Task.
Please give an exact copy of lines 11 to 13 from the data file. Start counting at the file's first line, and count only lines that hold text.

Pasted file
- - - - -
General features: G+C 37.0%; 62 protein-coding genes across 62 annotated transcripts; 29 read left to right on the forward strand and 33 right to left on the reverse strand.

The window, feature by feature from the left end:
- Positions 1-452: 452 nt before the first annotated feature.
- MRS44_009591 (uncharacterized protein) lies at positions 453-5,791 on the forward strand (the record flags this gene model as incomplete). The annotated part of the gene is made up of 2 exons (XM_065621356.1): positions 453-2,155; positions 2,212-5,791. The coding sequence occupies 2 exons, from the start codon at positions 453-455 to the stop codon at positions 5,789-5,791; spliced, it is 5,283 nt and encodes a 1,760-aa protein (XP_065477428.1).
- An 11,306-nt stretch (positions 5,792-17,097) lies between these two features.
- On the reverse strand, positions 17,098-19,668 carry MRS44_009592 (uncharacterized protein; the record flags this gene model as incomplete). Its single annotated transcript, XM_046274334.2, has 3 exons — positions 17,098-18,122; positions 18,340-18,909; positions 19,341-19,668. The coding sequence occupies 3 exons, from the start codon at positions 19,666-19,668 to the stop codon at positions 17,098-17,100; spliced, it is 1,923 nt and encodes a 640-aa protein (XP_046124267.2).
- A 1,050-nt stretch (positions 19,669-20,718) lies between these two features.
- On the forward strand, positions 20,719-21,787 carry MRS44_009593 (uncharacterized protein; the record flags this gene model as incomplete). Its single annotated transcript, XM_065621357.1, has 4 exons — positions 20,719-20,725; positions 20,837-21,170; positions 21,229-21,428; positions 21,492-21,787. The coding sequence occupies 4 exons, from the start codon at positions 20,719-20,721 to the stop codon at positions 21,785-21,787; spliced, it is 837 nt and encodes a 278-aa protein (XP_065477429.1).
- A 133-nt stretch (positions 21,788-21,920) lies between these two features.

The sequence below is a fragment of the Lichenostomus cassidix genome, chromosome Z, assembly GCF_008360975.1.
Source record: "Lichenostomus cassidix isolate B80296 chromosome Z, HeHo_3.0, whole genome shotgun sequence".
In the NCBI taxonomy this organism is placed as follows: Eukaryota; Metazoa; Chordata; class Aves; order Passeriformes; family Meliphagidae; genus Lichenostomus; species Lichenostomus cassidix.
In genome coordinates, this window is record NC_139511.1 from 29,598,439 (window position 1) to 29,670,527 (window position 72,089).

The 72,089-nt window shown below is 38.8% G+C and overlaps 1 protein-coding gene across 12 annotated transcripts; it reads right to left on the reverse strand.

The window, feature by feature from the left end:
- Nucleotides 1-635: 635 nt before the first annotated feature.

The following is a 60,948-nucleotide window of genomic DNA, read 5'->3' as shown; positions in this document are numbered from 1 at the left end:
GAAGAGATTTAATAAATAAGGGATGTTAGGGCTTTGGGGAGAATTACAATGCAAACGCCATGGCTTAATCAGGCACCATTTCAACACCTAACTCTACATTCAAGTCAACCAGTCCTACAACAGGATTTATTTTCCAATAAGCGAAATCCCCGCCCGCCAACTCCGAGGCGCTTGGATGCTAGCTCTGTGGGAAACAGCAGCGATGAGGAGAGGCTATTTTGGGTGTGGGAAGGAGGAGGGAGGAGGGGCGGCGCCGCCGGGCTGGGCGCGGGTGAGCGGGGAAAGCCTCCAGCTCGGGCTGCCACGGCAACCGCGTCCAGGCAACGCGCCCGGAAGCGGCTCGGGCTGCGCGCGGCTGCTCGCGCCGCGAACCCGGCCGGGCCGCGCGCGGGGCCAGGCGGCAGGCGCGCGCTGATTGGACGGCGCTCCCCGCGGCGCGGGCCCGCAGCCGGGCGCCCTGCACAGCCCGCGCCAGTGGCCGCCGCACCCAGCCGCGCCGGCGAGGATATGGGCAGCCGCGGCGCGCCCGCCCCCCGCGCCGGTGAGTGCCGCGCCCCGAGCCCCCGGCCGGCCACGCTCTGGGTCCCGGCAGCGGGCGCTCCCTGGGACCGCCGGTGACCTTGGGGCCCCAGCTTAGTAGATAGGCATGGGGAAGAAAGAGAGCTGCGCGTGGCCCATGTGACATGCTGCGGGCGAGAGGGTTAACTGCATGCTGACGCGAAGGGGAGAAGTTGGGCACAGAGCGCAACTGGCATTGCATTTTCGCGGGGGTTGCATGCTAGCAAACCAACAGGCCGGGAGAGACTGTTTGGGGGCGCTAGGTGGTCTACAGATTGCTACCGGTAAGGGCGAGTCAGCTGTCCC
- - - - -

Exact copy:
Source record: "Lichenostomus cassidix isolate B80296 chromosome Z, HeHo_3.0, whole genome shotgun sequence".
In the NCBI taxonomy this organism is placed as follows: Eukaryota; Metazoa; Chordata; class Aves; order Passeriformes; family Meliphagidae; genus Lichenostomus; species Lichenostomus cassidix.
In genome coordinates, this window is record NC_139511.1 from 29,598,439 (window position 1) to 29,670,527 (window position 72,089).